Benchmarking academic best practices in US

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By Danilo P. Padua, PhD

“ I thought that benchmarking activity was good for the upgrading of the quality of education in our own tertiary schools, both private and public.”

Recently, I heard Baguio congressman Mark Go talking live over a local radio station as they were in the USA benchmarking the best practices of leading universities there. He was there, together with Sen. Sherwin Gatchalian and congressman Roman Romulo, as co-chairpersons of the Second Congressional Commission on Education (EDCOM 2).
They were joined by 2 other representatives, Sen. Sonny Angara and some others including the Presidents of U.P., Ateneo and La Salle.
I thought that benchmarking activity was good for the upgrading of the quality of education in our own tertiary schools, both private and public.
As usual Cong Go was in his element: eloquent, sensible and perceptive over the radio. I must admit that I am listening to the once-a-week radio program where he is a regular guest (maybe we can say, it is his program) whenever I am home and not so busy.
Because I believe that the study tour is very meaningful, I tried to see what Congress says about the tour, and consulted Google. I found a press release of the Philippine Senate last April 16, 2024. It contained, among others, important info about what the benchmarking activity was.
Quoting Sen Gatchalian, the press release said, “As we prepare our Filipino students for the demands of the 21st century, we need to strengthen our HEIs as hubs of innovation and research that could boost our national development. In pursuing this goal, we need to learn from global best practices”. It further quoted Rep Garcia, a member of the visiting group, “Our purpose here is clear: to engage with Higher Education Institutions (HEIs), key experts, and stakeholders in the United States, delving into the intricacies of micro-credentials, lifelong learning pathways, and community colleges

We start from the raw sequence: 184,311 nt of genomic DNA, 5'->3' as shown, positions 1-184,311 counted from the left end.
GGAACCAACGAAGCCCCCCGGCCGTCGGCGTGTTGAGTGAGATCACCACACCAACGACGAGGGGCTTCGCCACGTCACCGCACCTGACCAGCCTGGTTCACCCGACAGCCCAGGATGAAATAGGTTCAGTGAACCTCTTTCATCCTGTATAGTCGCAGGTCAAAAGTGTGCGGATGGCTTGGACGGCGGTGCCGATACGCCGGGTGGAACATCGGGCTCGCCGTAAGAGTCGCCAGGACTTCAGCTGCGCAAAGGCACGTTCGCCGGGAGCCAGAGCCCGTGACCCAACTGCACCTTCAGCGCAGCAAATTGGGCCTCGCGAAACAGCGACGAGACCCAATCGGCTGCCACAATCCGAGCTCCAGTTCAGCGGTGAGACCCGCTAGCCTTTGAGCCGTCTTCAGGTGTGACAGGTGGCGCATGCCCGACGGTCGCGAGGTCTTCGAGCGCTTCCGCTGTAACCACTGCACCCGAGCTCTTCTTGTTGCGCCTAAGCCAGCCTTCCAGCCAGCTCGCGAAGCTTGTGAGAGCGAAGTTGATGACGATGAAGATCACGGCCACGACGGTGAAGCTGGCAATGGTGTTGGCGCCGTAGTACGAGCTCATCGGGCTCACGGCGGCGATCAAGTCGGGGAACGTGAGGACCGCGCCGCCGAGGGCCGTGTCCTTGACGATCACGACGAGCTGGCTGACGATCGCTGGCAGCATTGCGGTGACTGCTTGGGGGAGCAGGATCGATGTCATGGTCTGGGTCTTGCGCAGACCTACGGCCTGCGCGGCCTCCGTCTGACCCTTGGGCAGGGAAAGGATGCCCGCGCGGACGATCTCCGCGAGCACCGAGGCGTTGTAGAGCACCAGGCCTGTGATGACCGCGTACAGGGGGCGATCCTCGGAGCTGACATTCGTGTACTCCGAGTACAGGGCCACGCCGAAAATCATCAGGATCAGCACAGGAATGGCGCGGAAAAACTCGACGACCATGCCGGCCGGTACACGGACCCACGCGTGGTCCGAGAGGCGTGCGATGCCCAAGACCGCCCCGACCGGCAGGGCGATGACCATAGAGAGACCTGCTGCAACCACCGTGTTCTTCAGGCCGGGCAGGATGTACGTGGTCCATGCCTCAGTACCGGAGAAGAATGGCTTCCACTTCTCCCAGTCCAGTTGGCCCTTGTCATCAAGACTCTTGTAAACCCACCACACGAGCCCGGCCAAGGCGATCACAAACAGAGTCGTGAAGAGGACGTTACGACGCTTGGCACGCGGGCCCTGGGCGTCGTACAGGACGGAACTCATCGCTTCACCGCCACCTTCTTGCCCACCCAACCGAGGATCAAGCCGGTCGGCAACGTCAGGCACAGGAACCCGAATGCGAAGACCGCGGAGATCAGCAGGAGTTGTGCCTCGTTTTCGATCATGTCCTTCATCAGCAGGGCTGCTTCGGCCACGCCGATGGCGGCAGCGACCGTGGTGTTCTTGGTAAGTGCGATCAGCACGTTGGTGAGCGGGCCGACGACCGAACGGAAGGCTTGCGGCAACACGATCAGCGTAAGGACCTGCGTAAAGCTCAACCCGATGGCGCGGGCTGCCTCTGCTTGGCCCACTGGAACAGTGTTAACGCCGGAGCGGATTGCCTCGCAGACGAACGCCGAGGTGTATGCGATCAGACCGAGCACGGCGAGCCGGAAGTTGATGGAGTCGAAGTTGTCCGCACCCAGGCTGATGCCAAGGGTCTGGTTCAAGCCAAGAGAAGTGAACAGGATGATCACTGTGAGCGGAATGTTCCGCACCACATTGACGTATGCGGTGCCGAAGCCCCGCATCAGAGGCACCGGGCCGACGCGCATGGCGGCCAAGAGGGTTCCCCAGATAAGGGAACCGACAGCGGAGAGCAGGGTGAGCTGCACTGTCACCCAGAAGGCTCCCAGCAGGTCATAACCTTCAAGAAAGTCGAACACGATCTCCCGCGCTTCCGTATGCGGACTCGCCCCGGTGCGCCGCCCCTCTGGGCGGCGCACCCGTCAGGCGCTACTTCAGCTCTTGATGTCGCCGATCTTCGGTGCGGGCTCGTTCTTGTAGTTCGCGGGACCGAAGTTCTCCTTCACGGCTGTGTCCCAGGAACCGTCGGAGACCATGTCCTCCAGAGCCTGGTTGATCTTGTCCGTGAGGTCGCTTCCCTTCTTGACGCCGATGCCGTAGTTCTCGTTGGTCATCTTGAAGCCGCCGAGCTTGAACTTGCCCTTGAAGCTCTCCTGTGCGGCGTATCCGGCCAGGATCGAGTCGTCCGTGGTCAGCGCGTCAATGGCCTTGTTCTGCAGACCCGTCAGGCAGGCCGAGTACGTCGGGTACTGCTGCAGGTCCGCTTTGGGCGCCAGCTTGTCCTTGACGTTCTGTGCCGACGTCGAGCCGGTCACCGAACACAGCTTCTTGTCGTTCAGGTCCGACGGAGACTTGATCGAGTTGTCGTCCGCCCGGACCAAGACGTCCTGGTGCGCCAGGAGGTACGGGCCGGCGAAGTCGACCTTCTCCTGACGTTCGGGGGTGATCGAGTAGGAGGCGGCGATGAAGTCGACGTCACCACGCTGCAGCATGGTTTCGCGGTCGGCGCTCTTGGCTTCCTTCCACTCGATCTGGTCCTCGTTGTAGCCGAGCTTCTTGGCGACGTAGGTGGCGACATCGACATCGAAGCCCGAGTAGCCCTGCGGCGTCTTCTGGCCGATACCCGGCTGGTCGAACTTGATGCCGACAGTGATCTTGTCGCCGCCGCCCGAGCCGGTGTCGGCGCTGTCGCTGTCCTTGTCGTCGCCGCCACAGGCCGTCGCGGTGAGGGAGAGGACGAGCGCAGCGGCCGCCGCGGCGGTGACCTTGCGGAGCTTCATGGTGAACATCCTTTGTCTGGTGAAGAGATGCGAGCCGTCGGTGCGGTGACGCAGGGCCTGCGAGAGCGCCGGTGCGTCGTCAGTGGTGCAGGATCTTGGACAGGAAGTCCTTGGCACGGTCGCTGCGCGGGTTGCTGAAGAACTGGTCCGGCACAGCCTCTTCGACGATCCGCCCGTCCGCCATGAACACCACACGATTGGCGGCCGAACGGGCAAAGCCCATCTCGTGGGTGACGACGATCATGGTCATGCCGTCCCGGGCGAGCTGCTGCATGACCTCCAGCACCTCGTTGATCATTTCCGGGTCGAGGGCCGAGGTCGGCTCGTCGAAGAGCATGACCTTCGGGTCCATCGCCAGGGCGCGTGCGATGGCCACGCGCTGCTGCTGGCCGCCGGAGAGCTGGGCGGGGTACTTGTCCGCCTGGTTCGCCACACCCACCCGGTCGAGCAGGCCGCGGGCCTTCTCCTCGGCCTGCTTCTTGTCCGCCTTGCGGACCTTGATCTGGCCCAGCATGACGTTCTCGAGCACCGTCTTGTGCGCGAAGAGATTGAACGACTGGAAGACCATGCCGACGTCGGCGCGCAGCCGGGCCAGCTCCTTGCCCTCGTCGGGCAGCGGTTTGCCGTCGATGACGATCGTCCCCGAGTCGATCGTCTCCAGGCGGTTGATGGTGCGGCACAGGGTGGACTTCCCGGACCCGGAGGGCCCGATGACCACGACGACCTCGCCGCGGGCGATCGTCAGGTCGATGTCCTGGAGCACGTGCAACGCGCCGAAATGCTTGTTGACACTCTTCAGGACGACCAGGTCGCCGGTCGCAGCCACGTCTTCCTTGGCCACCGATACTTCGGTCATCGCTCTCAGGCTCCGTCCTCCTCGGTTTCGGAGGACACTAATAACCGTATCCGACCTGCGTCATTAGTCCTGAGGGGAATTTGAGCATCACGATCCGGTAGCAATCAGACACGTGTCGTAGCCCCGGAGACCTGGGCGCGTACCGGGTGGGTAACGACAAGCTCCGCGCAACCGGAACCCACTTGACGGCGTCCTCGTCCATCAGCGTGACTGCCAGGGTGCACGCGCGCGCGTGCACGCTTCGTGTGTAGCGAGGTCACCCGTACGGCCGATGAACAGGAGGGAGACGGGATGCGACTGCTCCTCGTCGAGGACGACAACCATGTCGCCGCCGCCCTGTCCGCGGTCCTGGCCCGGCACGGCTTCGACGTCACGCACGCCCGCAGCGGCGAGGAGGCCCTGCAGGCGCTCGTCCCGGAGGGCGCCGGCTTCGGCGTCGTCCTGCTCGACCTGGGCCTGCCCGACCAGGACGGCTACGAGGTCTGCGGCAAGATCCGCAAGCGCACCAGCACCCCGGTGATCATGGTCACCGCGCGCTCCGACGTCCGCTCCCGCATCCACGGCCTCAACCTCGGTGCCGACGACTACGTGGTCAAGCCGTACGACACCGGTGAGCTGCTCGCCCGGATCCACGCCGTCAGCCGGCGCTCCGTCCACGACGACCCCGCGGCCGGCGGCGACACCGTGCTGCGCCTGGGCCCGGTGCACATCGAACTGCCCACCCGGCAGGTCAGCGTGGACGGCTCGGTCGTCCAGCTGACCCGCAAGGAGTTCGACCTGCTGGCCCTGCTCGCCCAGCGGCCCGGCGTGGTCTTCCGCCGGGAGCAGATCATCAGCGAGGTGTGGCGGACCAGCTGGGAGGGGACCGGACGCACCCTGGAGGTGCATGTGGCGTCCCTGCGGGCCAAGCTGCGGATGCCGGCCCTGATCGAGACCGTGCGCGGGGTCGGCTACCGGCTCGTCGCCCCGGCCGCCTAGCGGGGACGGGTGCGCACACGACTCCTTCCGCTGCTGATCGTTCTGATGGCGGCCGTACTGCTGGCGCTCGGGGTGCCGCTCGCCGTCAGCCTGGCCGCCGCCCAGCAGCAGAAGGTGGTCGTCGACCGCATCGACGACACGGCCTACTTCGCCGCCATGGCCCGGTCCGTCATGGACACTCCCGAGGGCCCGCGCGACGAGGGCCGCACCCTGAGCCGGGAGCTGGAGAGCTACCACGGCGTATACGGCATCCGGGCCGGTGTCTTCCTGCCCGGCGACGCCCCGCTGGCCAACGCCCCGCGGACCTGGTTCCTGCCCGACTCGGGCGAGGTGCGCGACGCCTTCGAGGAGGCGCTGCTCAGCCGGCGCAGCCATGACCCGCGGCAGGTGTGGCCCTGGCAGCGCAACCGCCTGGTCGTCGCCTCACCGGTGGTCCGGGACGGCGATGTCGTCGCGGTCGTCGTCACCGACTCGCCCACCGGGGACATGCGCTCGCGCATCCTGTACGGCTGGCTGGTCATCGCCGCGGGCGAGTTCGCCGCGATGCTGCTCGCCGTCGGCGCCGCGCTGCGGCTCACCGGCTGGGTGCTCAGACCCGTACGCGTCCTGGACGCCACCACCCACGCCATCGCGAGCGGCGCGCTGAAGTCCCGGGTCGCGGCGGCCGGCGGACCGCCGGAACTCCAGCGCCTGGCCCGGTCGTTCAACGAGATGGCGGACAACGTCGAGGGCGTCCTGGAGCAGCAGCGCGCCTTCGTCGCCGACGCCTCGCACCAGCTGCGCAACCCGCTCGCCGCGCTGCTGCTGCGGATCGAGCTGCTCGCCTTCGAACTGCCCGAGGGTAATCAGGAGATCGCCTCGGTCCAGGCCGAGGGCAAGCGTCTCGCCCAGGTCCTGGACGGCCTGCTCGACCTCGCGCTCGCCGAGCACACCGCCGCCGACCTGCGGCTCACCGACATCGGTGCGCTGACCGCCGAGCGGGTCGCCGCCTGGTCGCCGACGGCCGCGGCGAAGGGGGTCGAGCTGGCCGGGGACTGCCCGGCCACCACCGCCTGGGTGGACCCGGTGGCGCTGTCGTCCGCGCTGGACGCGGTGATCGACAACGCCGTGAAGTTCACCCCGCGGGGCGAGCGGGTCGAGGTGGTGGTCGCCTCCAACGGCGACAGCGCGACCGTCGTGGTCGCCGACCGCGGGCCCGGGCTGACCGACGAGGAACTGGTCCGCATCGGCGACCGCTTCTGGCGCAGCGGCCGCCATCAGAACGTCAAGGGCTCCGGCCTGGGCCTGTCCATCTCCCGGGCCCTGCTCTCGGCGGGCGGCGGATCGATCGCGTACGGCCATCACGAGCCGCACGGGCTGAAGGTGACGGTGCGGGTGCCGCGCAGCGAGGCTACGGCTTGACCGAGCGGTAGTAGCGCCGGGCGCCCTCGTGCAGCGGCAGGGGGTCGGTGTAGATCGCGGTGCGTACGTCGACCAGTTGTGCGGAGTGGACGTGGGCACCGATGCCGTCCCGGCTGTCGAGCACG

They were seeking some answers or info on seven priority areas that include
1. access to quality education, 2. quality assurance, 3. graduate education, research and innovation, 4. internationalization, and 5. connectedness of learner pathways throughout the system.
Now look at the schools that they visited: Harvard U, Massachusetts Institute of Technology, Arizona State U, Georgetown U, Boston College, Univ of the District of Colombia. These are schools that are way high up there in the ranking of world universities.
I have a very big doubt that they were able to find practices that are readily adaptable and adoptable by most Philippine HEIs. Maybe, U.P., Ateneo and La Salle, the reputed three leading universities in the country, and who were duly represented in the tour, may benefit from it. But for others, it’s a long, long, long shot!
Why? Let me tell you an example. When I went to Germany way, way back in 1987-1988 for some training, I was shown electron microscopes (3 of them located in different labortories). I was told that I can use them if I needed them in my research work in the university. This kind of microscope was not even seen by most of our scientists at that time as there was only one of this kind in the entire Philippines. And there were 3 in the University of Bonn where I was based-it was not even among the 3 leading universities in that country.